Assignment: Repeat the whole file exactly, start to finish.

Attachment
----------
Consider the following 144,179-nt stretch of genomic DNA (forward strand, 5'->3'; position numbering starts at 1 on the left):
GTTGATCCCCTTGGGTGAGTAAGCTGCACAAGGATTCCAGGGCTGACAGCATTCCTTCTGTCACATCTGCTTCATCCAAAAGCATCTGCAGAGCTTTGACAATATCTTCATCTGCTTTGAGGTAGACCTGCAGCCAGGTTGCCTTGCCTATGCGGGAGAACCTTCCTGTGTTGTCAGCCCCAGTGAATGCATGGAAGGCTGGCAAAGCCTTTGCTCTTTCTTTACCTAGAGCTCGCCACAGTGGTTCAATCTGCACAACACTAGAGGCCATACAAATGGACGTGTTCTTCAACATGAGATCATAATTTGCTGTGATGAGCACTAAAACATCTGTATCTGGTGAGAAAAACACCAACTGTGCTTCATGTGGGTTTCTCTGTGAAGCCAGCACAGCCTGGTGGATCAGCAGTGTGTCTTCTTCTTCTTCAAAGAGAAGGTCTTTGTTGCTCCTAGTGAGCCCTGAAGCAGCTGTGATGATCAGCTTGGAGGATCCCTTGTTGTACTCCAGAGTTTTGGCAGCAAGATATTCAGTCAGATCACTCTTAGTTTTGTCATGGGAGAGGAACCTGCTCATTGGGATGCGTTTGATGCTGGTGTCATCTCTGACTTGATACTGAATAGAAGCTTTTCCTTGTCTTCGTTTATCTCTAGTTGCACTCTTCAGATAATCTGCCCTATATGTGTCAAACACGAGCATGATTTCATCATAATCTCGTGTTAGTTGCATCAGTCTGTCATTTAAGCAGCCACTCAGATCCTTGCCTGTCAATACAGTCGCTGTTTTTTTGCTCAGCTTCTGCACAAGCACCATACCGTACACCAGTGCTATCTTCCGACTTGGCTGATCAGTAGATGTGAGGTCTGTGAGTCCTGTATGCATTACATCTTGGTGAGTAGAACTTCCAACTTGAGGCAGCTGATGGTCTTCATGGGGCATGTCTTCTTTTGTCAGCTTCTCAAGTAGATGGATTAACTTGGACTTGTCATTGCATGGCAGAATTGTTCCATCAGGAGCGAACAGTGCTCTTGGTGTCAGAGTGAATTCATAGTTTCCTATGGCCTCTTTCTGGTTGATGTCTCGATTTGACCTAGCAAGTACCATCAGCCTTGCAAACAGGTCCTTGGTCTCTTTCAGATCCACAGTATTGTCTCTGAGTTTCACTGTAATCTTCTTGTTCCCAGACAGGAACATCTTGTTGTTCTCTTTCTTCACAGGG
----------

Consider the following 144,179-nt stretch of genomic DNA (forward strand, 5'->3'; position numbering starts at 1 on the left):
GTTGATCCCCTTGGGTGAGTAAGCTGCACAAGGATTCCAGGGCTGACAGCATTCCTTCTGTCACATCTGCTTCATCCAAAAGCATCTGCAGAGCTTTGACAATATCTTCATCTGCTTTGAGGTAGACCTGCAGCCAGGTTGCCTTGCCTATGCGGGAGAACCTTCCTGTGTTGTCAGCCCCAGTGAATGCATGGAAGGCTGGCAAAGCCTTTGCTCTTTCTTTACCTAGAGCTCGCCACAGTGGTTCAATCTGCACAACACTAGAGGCCATACAAATGGACGTGTTCTTCAACATGAGATCATAATTTGCTGTGATGAGCACTAAAACATCTGTATCTGGTGAGAAAAACACCAACTGTGCTTCATGTGGGTTTCTCTGTGAAGCCAGCACAGCCTGGTGGATCAGCAGTGTGTCTTCTTCTTCTTCAAAGAGAAGGTCTTTGTTGCTCCTAGTGAGCCCTGAAGCAGCTGTGATGATCAGCTTGGAGGATCCCTTGTTGTACTCCAGAGTTTTGGCAGCAAGATATTCAGTCAGATCACTCTTAGTTTTGTCATGGGAGAGGAACCTGCTCATTGGGATGCGTTTGATGCTGGTGTCATCTCTGACTTGATACTGAATAGAAGCTTTTCCTTGTCTTCGTTTATCTCTAGTTGCACTCTTCAGATAATCTGCCCTATATGTGTCAAACACGAGCATGATTTCATCATAATCTCGTGTTAGTTGCATCAGTCTGTCATTTAAGCAGCCACTCAGATCCTTGCCTGTCAATACAGTCGCTGTTTTTTTGCTCAGCTTCTGCACAAGCACCATACCGTACACCAGTGCTATCTTCCGACTTGGCTGATCAGTAGATGTGAGGTCTGTGAGTCCTGTATGCATTACATCTTGGTGAGTAGAACTTCCAACTTGAGGCAGCTGATGGTCTTCATGGGGCATGTCTTCTTTTGTCAGCTTCTCAAGTAGATGGATTAACTTGGACTTGTCATTGCATGGCAGAATTGTTCCATCAGGAGCGAACAGTGCTCTTGGTGTCAGAGTGAATTCATAGTTTCCTATGGCCTCTTTCTGGTTGATGTCTCGATTTGACCTAGCAAGTACCATCAGCCTTGCAAACAGGTCCTTGGTCTCTTTCAGATCCACAGTATTGTCTCTGAGTTTCACTGTAATCTTCTTGTTCCCAGACAGGAACATCTTGTTGTTCTCTTTCTTCACAGGG